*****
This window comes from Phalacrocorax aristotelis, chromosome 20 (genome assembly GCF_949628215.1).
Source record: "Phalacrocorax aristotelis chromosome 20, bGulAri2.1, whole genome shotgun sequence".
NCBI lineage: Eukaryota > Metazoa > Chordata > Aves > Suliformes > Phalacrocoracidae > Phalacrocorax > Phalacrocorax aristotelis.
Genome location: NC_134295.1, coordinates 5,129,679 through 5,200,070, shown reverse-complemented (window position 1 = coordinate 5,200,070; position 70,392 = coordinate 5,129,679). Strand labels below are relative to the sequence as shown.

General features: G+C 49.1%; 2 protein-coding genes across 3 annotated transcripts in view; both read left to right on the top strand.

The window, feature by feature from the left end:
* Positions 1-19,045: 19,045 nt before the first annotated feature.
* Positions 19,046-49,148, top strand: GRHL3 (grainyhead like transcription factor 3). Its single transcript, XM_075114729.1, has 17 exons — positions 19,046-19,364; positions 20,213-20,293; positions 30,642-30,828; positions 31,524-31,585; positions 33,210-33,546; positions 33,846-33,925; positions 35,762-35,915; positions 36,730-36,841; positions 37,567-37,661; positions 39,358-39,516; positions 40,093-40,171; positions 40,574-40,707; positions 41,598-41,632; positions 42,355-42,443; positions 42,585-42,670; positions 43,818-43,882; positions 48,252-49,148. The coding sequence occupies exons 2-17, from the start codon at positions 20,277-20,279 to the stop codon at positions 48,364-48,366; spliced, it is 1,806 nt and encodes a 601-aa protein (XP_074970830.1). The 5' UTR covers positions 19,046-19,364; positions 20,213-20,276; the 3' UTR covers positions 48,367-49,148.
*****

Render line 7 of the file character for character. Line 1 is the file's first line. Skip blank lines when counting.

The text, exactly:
* Positions 1-19,045: 19,045 nt before the first annotated feature.